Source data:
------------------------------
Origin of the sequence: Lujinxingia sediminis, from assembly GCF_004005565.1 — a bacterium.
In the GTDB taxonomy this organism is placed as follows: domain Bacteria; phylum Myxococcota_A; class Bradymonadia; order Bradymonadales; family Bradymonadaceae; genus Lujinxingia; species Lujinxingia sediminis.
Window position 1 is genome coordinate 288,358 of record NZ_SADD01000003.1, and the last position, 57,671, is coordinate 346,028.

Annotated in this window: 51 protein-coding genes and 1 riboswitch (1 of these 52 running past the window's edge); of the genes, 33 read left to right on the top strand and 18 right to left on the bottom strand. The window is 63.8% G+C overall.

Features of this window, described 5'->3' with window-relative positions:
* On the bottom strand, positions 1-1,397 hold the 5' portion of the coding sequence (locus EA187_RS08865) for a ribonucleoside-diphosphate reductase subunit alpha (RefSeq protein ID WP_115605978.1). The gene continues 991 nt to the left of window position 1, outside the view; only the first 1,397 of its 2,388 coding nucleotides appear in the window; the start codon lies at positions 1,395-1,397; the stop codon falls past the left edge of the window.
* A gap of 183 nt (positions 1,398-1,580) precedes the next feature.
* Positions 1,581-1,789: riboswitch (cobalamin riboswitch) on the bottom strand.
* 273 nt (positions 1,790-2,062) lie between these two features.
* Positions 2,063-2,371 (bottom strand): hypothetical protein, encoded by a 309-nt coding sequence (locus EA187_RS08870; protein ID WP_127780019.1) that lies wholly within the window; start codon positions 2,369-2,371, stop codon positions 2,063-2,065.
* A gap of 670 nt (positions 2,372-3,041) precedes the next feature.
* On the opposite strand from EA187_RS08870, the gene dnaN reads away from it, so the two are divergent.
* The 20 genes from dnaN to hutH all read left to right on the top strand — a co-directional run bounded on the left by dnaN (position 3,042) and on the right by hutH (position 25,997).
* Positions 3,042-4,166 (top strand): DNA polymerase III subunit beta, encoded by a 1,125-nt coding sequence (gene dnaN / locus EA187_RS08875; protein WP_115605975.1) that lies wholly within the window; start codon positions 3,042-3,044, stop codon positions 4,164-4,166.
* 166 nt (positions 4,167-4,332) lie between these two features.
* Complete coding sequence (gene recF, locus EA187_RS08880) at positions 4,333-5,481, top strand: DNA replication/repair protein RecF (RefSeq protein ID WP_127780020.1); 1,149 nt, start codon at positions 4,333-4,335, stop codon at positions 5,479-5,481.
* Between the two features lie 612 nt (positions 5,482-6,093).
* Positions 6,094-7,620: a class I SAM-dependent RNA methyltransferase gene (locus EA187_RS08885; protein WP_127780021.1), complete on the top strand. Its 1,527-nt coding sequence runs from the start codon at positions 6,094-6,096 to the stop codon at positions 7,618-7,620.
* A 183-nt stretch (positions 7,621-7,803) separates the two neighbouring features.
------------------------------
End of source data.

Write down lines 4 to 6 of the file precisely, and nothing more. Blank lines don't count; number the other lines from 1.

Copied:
Annotated in this window: 51 protein-coding genes and 1 riboswitch (1 of these 52 running past the window's edge); of the genes, 33 read left to right on the top strand and 18 right to left on the bottom strand. The window is 63.8% G+C overall.

Features of this window, described 5'->3' with window-relative positions:
* On the bottom strand, positions 1-1,397 hold the 5' portion of the coding sequence (locus EA187_RS08865) for a ribonucleoside-diphosphate reductase subunit alpha (RefSeq protein ID WP_115605978.1). The gene continues 991 nt to the left of window position 1, outside the view; only the first 1,397 of its 2,388 coding nucleotides appear in the window; the start codon lies at positions 1,395-1,397; the stop codon falls past the left edge of the window.